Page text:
We plan to fix all linked images as part of the website redesign before September 2020.

Headings

On some pages there are empty headings, which may confuse people using a screen reader. This doesn’t meet WCAG 2.1 success criterion 1.3.1 (Information and Relationships).

We plan to remove all empty headings on pages by September 2020 when we launch the new council website. When we publish new content we'll make sure heading use meets accessibility standards.

PDFs and other documents

Some of our PDFs and Word documents are essential to providing our services, but may not be structured so they’re accessible to a screen reader. This doesn’t meet WCAG 2.1 success criterion 4.1.2 (Name, Role, Value).

By September 2020, we plan to either fix these or replace them with accessible HTML pages. Any new PDFs or Word documents we publish should meet accessibility standards.

Colour contrast

On some pages the colour of the text, the buttons and the colour of the background are not in sufficient contrast to each other. This doesn’t meet WCAG 2.1 success criterion 1.4.3 (Contrast, Minimum).

We plan to improve colour contrast when we redesign the website by September 2020.

Search

The website search functionality is missing text in the label field. This doesn’t meet WCAG 2.1 success criteria 1.3.1 (Info and Relationships) or 3.3.2 (Labels or Instructions).

We plan to implement an entirely new search function before the end of 2019.

Pages

Some pages have the same title, which makes it hard for screen readers to differentiate between the two and could be confusing. This doesn't meet WCAG 2.1 success criteria 2.4.2 (Page Titled).

We plan to improve page titles when we redesign the website by September 2020.

Forms

Some input buttons have on forms have no value attribute and no programmatically determined name, which makes it difficult complete forms when using assistive technology. This doesn't meet WCAG 2.1 success criteria 4.1.2 (Name, Role, Value).

We're in the process of migrating all of our forms to a new online forms system by March 2020 and form elements on the website will be made accessible as part of the new website redesign by September 2020.

Disproportionate burden

We believe that the cost required to fix some of the following issues now would be a disproportionate burden within the meaning of the accessibility regulations. We will make another assessment in the future, for example when supplier contracts are up for renewal.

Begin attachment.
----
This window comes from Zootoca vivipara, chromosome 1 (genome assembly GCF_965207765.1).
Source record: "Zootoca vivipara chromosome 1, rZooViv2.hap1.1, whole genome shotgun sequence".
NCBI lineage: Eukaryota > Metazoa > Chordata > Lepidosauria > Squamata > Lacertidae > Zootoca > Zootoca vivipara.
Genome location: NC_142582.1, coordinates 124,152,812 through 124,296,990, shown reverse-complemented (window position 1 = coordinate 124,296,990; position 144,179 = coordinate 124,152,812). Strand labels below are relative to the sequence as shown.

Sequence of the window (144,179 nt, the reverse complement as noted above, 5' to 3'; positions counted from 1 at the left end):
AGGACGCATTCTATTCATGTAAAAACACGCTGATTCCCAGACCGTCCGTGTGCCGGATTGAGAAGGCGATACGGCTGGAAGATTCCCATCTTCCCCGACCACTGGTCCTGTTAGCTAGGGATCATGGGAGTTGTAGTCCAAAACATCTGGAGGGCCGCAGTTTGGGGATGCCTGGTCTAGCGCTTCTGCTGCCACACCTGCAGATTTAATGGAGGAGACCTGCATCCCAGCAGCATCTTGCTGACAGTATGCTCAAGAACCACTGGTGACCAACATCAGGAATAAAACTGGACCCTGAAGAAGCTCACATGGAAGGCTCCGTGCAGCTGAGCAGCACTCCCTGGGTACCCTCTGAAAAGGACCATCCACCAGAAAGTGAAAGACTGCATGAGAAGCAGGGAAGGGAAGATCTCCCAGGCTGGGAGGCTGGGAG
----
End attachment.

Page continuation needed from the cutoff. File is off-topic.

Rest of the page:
Some of our forms are built and hosted through third party software and ‘skinned’ to look like our website. This doesn’t meet WCAG 2.1 success criterion 1.3.1 (Information and relationships).

Content that’s not within the scope of the accessibility regulations

PDFs and other documents

Many of our older PDFs and Word documents do not meet accessibility standards - for example, they may not be structured so they’re accessible to a screen reader. This does not meet WCAG 2.1 success criterion 4.1.2 (Name, Role, Value).

Some of our PDFs and Word documents are essential to providing our services. For example, we have PDFs with information on how users can access our services, and forms published as Word documents. By September 2020, we plan to either fix these or replace them with accessible HTML pages.

The accessibility regulations do not require us to fix PDFs or other documents published before 23 September 2018 if they’re not essential to providing our services.

Any new PDFs or Word documents we publish will meet accessibility standards.

How we tested this website

This website was last tested in October 2019. The test was carried out by the Digital Services team at Tunbridge Wells Borough Council.

We used a combination of methods to test the accessibility of tunbridgewells.gov.uk:

  • automated software to crawl and find accessibility issues on our website
  • manual sampling and testing of pages to find issues that software might miss

What we’re doing to improve accessibility

To improve accessibility, we’re currently redesigning the Tunbridge Wells Borough Council website and reviewing all of our third party systems used to deliver our services, as well as reviewing and improving our internal production and publishing practice.

This statement was prepared on 10 October 2019. It was last updated on 22 October 2019.